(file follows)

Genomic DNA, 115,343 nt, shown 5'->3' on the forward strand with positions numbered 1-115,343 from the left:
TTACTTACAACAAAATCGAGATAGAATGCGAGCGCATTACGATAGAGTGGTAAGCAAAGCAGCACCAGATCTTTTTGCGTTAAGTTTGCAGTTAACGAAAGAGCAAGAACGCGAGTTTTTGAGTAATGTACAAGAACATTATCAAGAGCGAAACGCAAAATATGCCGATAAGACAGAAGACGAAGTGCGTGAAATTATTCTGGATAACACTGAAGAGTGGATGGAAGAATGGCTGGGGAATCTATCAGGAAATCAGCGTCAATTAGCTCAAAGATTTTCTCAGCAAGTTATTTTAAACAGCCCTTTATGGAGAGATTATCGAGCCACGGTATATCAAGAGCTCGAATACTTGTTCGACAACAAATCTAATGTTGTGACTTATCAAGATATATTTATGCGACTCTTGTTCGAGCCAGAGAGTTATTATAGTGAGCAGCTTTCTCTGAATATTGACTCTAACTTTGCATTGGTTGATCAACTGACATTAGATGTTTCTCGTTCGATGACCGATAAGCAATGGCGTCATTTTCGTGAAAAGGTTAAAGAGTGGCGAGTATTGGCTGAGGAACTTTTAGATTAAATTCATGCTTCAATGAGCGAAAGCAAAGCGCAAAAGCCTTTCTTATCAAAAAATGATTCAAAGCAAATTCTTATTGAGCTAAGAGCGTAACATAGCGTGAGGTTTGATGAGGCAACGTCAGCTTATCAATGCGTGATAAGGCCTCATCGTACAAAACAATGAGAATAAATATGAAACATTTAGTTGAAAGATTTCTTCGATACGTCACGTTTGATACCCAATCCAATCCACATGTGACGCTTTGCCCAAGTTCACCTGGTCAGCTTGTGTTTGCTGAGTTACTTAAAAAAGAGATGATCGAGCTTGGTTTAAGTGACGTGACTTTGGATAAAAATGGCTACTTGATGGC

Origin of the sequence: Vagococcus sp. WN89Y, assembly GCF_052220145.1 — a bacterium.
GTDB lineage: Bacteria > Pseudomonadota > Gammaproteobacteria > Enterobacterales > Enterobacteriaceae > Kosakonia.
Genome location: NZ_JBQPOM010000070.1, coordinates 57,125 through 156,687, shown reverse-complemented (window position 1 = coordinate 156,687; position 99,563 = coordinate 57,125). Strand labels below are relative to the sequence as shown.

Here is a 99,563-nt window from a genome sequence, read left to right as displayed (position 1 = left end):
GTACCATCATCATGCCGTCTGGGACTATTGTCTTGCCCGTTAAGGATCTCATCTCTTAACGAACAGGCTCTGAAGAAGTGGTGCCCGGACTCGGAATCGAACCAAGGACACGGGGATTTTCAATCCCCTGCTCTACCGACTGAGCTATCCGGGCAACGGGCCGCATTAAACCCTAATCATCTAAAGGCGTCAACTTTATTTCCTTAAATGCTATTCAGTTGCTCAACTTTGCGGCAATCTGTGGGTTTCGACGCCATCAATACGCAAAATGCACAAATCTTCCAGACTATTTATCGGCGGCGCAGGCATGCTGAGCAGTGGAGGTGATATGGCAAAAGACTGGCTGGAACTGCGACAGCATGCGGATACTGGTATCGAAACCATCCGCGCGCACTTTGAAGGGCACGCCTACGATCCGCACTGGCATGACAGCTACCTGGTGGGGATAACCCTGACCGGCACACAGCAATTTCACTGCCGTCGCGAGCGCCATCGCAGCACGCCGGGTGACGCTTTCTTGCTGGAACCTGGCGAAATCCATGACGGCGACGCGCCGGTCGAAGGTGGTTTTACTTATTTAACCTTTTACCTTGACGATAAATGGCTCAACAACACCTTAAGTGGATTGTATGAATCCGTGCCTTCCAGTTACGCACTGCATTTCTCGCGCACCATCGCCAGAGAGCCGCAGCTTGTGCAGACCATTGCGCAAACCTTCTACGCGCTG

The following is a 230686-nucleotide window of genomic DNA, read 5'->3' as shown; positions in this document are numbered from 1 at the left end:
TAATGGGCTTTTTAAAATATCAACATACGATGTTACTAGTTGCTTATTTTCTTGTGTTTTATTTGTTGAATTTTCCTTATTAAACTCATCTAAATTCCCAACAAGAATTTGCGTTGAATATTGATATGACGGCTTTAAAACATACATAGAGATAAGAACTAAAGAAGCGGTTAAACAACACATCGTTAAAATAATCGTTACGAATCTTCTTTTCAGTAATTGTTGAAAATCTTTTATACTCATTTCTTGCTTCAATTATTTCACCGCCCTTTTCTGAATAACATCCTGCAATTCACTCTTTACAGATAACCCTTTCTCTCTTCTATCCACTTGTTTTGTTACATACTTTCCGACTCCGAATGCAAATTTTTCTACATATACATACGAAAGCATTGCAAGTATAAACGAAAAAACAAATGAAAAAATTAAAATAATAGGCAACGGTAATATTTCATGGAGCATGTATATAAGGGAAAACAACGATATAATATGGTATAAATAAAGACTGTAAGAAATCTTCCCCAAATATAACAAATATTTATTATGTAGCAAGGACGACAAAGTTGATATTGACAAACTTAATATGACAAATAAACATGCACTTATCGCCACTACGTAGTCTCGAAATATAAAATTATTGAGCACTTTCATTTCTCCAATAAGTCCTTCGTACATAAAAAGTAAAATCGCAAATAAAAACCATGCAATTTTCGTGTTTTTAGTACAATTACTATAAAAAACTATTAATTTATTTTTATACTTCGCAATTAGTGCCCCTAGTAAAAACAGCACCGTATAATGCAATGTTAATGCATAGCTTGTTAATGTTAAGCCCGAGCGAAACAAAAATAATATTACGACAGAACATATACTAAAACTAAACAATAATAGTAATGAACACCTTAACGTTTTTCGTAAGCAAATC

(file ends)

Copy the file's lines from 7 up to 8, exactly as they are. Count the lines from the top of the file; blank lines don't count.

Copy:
GTACCATCATCATGCCGTCTGGGACTATTGTCTTGCCCGTTAAGGATCTCATCTCTTAACGAACAGGCTCTGAAGAAGTGGTGCCCGGACTCGGAATCGAACCAAGGACACGGGGATTTTCAATCCCCTGCTCTACCGACTGAGCTATCCGGGCAACGGGCCGCATTAAACCCTAATCATCTAAAGGCGTCAACTTTATTTCCTTAAATGCTATTCAGTTGCTCAACTTTGCGGCAATCTGTGGGTTTCGACGCCATCAATACGCAAAATGCACAAATCTTCCAGACTATTTATCGGCGGCGCAGGCATGCTGAGCAGTGGAGGTGATATGGCAAAAGACTGGCTGGAACTGCGACAGCATGCGGATACTGGTATCGAAACCATCCGCGCGCACTTTGAAGGGCACGCCTACGATCCGCACTGGCATGACAGCTACCTGGTGGGGATAACCCTGACCGGCACACAGCAATTTCACTGCCGTCGCGAGCGCCATCGCAGCACGCCGGGTGACGCTTTCTTGCTGGAACCTGGCGAAATCCATGACGGCGACGCGCCGGTCGAAGGTGGTTTTACTTATTTAACCTTTTACCTTGACGATAAATGGCTCAACAACACCTTAAGTGGATTGTATGAATCCGTGCCTTCCAGTTACGCACTGCATTTCTCGCGCACCATCGCCAGAGAGCCGCAGCTTGTGCAGACCATTGCGCAAACCTTCTACGCGCTG

The following is a 230686-nucleotide window of genomic DNA, read 5'->3' as shown; positions in this document are numbered from 1 at the left end: